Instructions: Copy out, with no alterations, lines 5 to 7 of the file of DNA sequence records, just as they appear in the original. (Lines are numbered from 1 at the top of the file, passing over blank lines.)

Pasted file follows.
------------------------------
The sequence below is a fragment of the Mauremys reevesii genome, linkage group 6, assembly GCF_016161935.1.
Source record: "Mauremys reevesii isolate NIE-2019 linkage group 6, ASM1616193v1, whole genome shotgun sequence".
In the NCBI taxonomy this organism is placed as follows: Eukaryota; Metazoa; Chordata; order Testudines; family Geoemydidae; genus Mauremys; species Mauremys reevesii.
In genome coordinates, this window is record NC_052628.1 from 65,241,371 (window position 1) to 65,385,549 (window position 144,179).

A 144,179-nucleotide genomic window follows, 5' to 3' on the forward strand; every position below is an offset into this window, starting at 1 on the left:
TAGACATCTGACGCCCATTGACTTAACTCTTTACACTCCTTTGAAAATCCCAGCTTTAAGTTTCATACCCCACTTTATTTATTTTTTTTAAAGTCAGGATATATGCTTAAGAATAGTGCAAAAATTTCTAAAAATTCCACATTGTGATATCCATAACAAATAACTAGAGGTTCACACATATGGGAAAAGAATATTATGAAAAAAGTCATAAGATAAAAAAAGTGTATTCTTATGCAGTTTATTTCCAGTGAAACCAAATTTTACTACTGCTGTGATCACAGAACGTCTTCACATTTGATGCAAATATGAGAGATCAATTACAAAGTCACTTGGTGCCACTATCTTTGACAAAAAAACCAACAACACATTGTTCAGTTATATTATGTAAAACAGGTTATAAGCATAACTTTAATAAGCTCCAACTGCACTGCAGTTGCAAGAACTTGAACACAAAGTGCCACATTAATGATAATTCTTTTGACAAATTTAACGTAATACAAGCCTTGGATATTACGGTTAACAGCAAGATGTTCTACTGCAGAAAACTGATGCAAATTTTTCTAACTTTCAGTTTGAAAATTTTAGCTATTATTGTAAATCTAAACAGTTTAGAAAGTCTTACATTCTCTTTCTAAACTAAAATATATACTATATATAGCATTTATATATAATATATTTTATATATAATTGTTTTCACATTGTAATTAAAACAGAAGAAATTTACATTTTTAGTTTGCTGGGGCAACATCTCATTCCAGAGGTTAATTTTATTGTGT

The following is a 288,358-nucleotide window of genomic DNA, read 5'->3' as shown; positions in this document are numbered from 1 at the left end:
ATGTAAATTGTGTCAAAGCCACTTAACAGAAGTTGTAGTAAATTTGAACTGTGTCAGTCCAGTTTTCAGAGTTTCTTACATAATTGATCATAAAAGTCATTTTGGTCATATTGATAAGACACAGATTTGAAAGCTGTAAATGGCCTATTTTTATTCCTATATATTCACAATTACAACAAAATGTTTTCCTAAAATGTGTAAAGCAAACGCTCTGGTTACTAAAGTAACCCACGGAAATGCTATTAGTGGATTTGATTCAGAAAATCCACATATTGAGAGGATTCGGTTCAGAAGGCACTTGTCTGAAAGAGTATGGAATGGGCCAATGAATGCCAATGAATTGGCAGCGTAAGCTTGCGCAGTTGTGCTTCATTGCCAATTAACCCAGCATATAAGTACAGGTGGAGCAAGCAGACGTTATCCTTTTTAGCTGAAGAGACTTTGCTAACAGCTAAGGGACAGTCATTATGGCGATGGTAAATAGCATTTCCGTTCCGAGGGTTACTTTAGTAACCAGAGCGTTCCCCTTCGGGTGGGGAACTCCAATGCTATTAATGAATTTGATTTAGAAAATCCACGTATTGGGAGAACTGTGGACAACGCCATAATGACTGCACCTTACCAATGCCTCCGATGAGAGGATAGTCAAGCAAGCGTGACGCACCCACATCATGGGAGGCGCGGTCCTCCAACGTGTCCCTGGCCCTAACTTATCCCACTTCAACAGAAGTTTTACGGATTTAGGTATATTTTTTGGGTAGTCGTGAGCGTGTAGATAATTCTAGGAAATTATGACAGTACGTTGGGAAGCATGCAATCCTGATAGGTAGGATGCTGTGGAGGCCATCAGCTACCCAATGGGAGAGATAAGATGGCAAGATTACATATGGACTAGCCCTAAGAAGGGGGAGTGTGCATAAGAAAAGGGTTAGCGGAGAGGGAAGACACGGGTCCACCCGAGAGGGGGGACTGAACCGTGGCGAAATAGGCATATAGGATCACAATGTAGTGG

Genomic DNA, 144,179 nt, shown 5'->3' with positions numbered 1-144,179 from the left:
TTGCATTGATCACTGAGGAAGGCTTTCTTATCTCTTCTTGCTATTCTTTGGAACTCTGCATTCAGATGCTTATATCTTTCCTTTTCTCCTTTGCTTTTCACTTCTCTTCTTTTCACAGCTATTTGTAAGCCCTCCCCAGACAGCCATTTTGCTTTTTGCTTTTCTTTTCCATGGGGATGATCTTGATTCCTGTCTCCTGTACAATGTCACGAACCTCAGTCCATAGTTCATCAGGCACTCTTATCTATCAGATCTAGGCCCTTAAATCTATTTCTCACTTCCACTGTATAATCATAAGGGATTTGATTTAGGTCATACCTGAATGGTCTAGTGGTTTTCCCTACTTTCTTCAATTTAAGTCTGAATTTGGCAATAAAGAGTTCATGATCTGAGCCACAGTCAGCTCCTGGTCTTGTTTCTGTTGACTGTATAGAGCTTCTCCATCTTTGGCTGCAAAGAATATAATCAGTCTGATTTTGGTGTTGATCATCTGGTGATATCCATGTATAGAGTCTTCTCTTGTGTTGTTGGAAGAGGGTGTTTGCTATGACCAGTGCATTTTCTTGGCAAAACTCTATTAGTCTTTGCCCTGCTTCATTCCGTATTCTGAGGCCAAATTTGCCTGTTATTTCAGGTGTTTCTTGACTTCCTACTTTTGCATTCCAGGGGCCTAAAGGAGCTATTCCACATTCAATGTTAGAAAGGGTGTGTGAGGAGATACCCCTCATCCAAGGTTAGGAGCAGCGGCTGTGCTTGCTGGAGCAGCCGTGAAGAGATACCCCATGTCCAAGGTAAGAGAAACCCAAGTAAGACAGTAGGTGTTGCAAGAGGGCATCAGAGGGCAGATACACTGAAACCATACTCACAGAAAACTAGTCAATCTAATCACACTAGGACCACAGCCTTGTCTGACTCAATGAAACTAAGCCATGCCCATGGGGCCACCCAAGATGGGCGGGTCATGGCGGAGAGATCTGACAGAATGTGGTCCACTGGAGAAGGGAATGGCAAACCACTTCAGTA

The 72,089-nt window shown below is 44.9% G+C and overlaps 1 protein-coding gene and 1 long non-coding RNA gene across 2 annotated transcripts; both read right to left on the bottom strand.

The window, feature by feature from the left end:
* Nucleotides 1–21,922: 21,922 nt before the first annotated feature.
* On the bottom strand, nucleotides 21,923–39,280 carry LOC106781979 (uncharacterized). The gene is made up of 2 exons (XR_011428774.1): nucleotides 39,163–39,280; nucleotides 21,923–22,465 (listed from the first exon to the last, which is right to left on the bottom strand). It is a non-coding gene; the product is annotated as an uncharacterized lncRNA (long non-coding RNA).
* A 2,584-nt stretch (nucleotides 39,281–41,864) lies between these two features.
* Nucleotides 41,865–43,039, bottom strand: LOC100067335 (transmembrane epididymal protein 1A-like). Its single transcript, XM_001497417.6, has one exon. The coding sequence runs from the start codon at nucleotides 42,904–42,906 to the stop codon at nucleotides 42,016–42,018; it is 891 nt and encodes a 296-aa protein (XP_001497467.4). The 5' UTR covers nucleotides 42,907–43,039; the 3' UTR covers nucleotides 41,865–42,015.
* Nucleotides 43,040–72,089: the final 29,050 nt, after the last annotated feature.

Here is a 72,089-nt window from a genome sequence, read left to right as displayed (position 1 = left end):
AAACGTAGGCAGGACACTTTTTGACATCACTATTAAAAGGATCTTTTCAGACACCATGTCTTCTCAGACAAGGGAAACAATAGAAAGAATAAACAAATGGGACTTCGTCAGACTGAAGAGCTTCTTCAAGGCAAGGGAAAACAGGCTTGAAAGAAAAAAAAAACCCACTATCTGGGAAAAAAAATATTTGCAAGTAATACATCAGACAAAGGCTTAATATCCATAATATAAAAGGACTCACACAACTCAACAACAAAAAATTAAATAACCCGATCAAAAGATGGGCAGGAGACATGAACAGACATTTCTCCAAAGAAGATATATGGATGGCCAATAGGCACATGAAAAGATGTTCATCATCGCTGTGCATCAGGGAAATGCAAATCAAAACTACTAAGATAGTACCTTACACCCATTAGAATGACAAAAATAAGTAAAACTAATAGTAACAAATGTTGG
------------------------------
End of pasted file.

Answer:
A 144,179-nucleotide genomic window follows, 5' to 3' on the forward strand; every position below is an offset into this window, starting at 1 on the left:
TAGACATCTGACGCCCATTGACTTAACTCTTTACACTCCTTTGAAAATCCCAGCTTTAAGTTTCATACCCCACTTTATTTATTTTTTTTAAAGTCAGGATATATGCTTAAGAATAGTGCAAAAATTTCTAAAAATTCCACATTGTGATATCCATAACAAATAACTAGAGGTTCACACATATGGGAAAAGAATATTATGAAAAAAGTCATAAGATAAAAAAAGTGTATTCTTATGCAGTTTATTTCCAGTGAAACCAAATTTTACTACTGCTGTGATCACAGAACGTCTTCACATTTGATGCAAATATGAGAGATCAATTACAAAGTCACTTGGTGCCACTATCTTTGACAAAAAAACCAACAACACATTGTTCAGTTATATTATGTAAAACAGGTTATAAGCATAACTTTAATAAGCTCCAACTGCACTGCAGTTGCAAGAACTTGAACACAAAGTGCCACATTAATGATAATTCTTTTGACAAATTTAACGTAATACAAGCCTTGGATATTACGGTTAACAGCAAGATGTTCTACTGCAGAAAACTGATGCAAATTTTTCTAACTTTCAGTTTGAAAATTTTAGCTATTATTGTAAATCTAAACAGTTTAGAAAGTCTTACATTCTCTTTCTAAACTAAAATATATACTATATATAGCATTTATATATAATATATTTTATATATAATTGTTTTCACATTGTAATTAAAACAGAAGAAATTTACATTTTTAGTTTGCTGGGGCAACATCTCATTCCAGAGGTTAATTTTATTGTGT

The following is a 288,358-nucleotide window of genomic DNA, read 5'->3' as shown; positions in this document are numbered from 1 at the left end: